Target declined to confirm which items were removed, but among the items that drew the most attention were “tuck-in-friendly” swimsuits for adult women, which allow trans women who have not undergone gender-affirming surgery to have their private parts covered hide.
Target is the latest company to face backlash over LGBTQ+ support and is pulling some clothing items for Pride month
By ANNE D’INNOCENZIO AP Retail Writer
New York • Target is removing some items from its stores nationwide ahead of Pride month and making other changes to its LGBTQ+ merchandise nationwide after some customers faced backlash against the company, who scolded workers and upended displays.
“Since the launch of this year’s collection, we have experienced threats that impact the sense of security and well-being of our team members at work,” Target said in a statement Tuesday. “Given these volatile circumstances, we are making adjustments to our plans, including removing elements that have been the focus of the most significant confrontational behavior.”
Target said customers in some stores were smashing Pride displays, lashing out at workers and posting threatening videos on social media from inside stores.
Target declined to specify Wednesday which items were removed, but among the items that drew the most attention were “tuck-in-friendly” women’s swimsuits, which allow trans women who have not undergone gender-affirming surgery to hide their privates . Designs by Rebound, a London-based company that designs and sells occult and satanic-themed LGBTQ+ clothing and accessories, have also drawn backlash.
Pride merchandise has been on sale since early May. Pride month occurs in June.
Target confirmed it has moved its Pride merchandise from the front of stores to the back at some stores in the South following confrontations and backlash from shoppers in those areas.
Target’s response to confrontations at its stores is occurring as state legislatures introduce a record number of bills targeting LGBTQ+ people.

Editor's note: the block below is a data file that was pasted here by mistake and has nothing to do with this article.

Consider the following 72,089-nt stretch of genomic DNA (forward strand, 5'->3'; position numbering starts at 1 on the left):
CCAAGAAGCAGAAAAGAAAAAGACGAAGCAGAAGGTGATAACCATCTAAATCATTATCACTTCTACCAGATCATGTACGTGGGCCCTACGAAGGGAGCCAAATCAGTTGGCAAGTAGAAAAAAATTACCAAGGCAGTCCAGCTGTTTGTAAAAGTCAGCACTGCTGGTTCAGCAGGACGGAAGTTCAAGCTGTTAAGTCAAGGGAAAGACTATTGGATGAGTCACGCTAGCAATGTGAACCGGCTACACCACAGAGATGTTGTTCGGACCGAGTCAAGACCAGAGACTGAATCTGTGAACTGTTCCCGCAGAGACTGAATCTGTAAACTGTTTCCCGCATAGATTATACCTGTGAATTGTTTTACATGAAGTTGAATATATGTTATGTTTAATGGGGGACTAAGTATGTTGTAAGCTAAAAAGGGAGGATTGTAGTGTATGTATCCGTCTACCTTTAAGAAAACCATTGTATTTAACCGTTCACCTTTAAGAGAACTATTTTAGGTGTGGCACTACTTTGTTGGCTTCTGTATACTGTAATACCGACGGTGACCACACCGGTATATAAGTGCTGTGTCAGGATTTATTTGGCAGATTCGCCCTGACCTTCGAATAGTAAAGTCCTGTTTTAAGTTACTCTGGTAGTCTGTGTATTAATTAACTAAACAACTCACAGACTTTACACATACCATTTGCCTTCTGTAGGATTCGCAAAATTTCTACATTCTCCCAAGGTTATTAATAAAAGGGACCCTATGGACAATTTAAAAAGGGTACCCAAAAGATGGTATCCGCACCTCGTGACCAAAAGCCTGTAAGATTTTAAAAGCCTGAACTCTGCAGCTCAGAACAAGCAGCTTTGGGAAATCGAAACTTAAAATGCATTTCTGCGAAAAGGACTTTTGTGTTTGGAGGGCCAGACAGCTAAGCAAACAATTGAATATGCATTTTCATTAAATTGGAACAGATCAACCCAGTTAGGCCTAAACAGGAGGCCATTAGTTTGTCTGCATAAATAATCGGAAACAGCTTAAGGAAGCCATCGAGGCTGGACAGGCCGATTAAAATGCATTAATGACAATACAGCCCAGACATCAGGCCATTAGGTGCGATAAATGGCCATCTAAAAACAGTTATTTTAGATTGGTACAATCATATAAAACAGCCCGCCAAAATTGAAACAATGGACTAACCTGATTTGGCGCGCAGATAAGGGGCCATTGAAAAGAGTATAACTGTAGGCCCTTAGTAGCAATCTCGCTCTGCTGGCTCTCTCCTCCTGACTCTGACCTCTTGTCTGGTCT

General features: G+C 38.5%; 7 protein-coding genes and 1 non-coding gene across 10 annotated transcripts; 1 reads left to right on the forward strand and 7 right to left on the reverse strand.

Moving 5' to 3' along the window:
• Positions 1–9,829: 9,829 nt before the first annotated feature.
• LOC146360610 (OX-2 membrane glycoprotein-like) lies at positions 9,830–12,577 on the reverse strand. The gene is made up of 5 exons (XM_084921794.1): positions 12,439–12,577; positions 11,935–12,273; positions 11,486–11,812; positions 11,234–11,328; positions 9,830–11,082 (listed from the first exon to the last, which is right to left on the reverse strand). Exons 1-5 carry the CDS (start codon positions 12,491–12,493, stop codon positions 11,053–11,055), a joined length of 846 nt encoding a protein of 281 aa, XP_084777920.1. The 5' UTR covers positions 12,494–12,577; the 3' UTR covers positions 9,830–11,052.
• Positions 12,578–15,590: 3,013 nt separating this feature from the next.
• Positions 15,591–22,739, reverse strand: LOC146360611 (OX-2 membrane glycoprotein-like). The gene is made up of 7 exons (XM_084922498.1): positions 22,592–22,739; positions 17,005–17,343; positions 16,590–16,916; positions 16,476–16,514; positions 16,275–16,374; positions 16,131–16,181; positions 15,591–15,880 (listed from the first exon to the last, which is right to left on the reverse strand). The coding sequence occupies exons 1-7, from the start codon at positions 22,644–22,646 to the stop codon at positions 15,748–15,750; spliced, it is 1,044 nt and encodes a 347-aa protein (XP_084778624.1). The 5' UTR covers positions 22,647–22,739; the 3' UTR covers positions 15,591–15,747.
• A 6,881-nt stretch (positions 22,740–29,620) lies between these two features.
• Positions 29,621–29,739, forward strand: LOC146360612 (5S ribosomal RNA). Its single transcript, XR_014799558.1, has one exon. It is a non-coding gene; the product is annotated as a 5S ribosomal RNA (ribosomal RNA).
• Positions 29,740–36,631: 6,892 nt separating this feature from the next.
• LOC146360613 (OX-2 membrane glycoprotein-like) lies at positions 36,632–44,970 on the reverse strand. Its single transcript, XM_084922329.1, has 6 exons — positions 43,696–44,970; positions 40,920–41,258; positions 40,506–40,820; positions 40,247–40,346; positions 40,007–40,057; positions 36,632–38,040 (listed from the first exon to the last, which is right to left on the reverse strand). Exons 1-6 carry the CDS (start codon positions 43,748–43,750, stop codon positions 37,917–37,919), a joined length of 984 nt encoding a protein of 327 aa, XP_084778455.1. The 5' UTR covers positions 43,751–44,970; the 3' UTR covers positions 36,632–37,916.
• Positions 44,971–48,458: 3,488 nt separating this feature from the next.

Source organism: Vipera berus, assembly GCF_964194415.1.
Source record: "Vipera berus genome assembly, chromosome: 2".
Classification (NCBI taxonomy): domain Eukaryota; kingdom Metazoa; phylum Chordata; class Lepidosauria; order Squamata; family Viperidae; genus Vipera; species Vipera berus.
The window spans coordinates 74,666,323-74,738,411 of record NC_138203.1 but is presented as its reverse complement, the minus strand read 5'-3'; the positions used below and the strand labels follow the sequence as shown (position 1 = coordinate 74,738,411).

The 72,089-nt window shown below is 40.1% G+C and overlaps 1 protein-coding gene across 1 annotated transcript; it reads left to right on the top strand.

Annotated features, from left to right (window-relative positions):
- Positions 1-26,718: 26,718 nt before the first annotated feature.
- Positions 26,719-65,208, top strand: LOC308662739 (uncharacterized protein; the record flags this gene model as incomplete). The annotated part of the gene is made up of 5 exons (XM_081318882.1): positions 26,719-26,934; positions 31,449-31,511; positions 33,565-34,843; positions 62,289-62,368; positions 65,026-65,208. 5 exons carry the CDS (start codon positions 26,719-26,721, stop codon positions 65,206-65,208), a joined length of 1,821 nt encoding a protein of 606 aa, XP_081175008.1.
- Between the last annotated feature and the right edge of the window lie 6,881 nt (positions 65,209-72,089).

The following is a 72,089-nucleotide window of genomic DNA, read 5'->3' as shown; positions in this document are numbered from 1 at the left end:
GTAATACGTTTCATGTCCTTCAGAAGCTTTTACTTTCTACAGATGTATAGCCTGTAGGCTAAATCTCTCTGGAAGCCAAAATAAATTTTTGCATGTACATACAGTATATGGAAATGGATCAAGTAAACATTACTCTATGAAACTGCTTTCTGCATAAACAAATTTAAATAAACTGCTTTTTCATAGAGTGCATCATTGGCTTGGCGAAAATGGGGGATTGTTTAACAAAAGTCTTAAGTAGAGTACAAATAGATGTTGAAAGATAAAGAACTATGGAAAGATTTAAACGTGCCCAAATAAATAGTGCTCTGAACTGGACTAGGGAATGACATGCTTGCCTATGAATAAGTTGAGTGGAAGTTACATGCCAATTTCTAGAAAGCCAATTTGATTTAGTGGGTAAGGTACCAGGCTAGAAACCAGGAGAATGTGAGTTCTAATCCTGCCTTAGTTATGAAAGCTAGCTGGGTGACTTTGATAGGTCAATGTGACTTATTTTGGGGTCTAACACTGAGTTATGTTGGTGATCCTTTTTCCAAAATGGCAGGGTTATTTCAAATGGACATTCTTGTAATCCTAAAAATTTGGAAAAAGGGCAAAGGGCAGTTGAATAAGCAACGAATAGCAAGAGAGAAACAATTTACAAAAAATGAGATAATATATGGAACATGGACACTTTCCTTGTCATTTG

According to the American Civil Liberties Union, nearly 500 anti-LGBTQ+ laws have been introduced to state legislatures since the beginning of this year, an unprecedented number.
These efforts focus on health, particularly gender-responsive health care for transgender youth, and education. State legislatures are pushing to prevent discussions about sex and gender identity in schools.
At least 17 states have enacted laws restricting or prohibiting gender-based tutoring for transgender minors, but judges in some, including Arkansas, have temporarily blocked enforcement. An Associated Press analysis found that these bills often came not from the grassroots or from voter demand, but from a handful of conservative interest groups.
Target’s Pride Monthly Collection has also been the subject of several misleading videos over the past few weeks, with social media users falsely claiming that the retailer sells “tuck-friendly” swimsuits in children’s or children’s sizes.
The moves come as beer brand Bud Light is still grappling with backlash from customers angry at trying to expand its customer base through a partnership with transgender influencer Dylan Mulvaney. Bud Light’s parent company said it will triple its US marketing spend this summer to recover sales lost from the brand’s partnership with the transgender influencer.
Minnesota-based Target and other retailers, including Walmart and H&M, have been expanding their LGBTQ+ displays to celebrate Pride Month for about a decade. This year, transgender issues — including gender-responsive health care and participation in sports — have been a controversial issue in state legislatures, and backlash has turned hostile.